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I wouldn't be to keen flying without a co detecter. The 172 I use has a little carbon monoxide alarm that British gas giveaway velcro taped to the floor.Makes a loud noise and has a test button to check its working.Much better than those tiny circle things that go black in my opinion.
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Old 3rd Jan 2013, 23:44
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I use the CO Experts type that is mentioned in Mike Busch's article.

It is very sensitive and goes off at 20-30 ppm that I get when taxying with the canopy cracked open. I make a point of reassuring the passengers that it's OK.

I was, however, very glad when it warned me of an exhaust failure bringing CO into the cockpit. Turning off cabin heat and opening the cold air vent soon cleared the cockpit, but without the warning there may have been a different outcome (the alarm beeps were quite audible in a very noisy cockpit).

The card types are not great. Short lived, no alarm and sensitive to other contaminants besides CO, but certainly better than nothing.
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Old 4th Jan 2013, 07:45
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Odai - as the other posters have indicated there ought to be a CO detector in every aircraft. I'd recommend you get your own. I use a digital battery operated detector which I place on the floor when flying. It's interesting to see the CO levels particularly when warming up and in the climb and descent. One alarming thing I found was that a side slip on descent can waft enough exhaust gas (a few hundred ppm) into the cabin to give a real CO poisioning risk and set off the audible alarm. About 40 quid gets you a good alarm. Safe flying!
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Old 4th Jan 2013, 08:14
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But its not much good just detecting it especially if you are 30 minutes or more from landing in IMC with an instrument approach before you get down.
Carry a length of plastic tube you can shove through the side window hatch and breath through till landing if CO2 is detected.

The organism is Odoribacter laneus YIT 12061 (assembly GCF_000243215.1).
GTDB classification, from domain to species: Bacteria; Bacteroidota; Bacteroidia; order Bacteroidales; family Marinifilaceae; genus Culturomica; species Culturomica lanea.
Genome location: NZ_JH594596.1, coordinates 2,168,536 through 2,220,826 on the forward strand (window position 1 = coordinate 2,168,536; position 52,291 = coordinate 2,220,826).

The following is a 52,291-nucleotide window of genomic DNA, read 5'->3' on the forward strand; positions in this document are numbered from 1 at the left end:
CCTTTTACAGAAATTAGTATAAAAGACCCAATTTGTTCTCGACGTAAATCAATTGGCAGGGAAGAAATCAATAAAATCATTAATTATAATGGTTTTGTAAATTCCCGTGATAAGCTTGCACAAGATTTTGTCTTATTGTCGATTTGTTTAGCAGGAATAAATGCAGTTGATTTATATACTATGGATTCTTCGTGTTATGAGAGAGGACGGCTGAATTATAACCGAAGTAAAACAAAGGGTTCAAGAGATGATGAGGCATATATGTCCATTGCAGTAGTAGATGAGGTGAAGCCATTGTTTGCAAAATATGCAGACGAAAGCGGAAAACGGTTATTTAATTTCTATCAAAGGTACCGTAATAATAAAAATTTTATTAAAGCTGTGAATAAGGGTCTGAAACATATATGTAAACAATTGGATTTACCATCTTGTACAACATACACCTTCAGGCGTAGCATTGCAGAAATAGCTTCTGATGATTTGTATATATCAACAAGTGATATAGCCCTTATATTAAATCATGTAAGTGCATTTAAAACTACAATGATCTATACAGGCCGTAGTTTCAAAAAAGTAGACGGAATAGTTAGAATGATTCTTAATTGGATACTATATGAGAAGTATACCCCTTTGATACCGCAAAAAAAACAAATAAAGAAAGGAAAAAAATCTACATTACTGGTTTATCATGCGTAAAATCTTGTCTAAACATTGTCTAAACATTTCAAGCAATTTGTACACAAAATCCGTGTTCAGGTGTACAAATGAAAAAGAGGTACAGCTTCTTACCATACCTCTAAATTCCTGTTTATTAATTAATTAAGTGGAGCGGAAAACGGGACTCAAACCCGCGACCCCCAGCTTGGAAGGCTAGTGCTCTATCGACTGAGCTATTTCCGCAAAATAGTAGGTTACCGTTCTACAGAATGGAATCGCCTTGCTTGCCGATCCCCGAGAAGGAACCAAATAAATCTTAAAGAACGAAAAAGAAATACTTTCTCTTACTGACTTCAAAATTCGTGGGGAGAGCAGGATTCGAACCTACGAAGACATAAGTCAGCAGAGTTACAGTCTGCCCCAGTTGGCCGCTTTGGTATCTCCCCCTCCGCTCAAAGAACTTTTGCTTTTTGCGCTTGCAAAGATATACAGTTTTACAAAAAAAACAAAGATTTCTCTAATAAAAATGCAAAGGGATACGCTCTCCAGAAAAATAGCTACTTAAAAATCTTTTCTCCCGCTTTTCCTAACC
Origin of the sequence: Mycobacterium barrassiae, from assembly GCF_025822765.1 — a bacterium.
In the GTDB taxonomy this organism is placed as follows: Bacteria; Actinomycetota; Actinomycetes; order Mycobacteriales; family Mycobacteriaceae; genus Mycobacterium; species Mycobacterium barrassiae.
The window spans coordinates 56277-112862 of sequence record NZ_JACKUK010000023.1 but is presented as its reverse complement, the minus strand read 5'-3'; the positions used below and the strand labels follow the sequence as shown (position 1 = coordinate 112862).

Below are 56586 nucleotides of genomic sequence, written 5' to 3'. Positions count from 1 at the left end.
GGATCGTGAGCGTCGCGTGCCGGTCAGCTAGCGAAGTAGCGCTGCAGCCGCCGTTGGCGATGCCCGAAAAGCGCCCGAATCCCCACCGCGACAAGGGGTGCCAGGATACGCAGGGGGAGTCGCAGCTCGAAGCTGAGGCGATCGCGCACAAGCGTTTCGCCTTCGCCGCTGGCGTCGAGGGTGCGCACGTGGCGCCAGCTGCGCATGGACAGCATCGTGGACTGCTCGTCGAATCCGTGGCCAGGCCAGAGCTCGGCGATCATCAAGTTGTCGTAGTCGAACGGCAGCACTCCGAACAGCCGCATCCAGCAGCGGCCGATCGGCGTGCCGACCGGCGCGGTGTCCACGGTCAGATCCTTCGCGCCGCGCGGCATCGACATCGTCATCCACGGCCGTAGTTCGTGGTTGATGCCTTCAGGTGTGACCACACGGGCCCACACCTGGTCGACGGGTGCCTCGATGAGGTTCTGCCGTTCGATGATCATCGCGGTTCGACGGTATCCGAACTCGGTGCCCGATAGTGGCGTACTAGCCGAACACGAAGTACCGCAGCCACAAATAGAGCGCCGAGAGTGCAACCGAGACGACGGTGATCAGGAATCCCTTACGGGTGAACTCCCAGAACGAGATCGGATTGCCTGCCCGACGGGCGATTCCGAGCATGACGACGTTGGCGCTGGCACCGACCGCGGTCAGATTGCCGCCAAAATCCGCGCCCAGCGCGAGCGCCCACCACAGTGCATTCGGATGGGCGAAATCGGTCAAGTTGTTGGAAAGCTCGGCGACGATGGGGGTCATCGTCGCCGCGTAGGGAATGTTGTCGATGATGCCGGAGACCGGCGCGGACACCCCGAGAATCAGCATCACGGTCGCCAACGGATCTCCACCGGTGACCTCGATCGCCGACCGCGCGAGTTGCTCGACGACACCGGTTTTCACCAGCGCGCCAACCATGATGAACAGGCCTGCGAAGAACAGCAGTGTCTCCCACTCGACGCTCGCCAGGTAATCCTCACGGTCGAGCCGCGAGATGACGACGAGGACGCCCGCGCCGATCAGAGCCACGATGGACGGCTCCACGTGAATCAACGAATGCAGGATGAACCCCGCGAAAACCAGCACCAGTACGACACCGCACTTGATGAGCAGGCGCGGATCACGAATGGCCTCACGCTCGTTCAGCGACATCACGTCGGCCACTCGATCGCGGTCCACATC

It costs a few pence and could save your life the detector will only detect

Pace is offline  
Old 4th Jan 2013, 09:08
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I have a disposable detector that is changed every 60 days and a panel mounted CO Guardian that also acts as a clock and altitude O2 monitor etc.

You should not get in any aircraft that does not have CO detection. The archaic heating systems are driven directly my shrouds around the exhaust. Exhausts crack all the time.
S-Works is offline  
Old 4th Jan 2013, 19:03
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Can someone suggest where a suitable detector can be bought in the UK at the moment -ideally the Kidde/CO Experts models mention in the avweb article, but at least digital display w/10ppm or less.

I see there is a CO Experts Model 2010, does anyone have any feedback on whether that iss a genuine improvement on the 2002 for GA use - and again a link where to buy would be ideal.

I've spent a fair bit of time googling without any joy, any help very much appreciated
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Old 4th Jan 2013, 19:49
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I was unfortunate enough to witness this accident at Osea island in Essex. I was on a boat, anchored only a couple of hundred yards away and I will never forget watching it spin in to the ground. The cause, CO poisoning. Decent CO detectors are not expensive i find it hard to believe that people wouldn't have one in their aircraft...

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Old 4th Jan 2013, 20:31
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does anyone have any feedback on whether that iss a genuine improvement on the 2002 for GA use - and again a link where to buy would be ideal.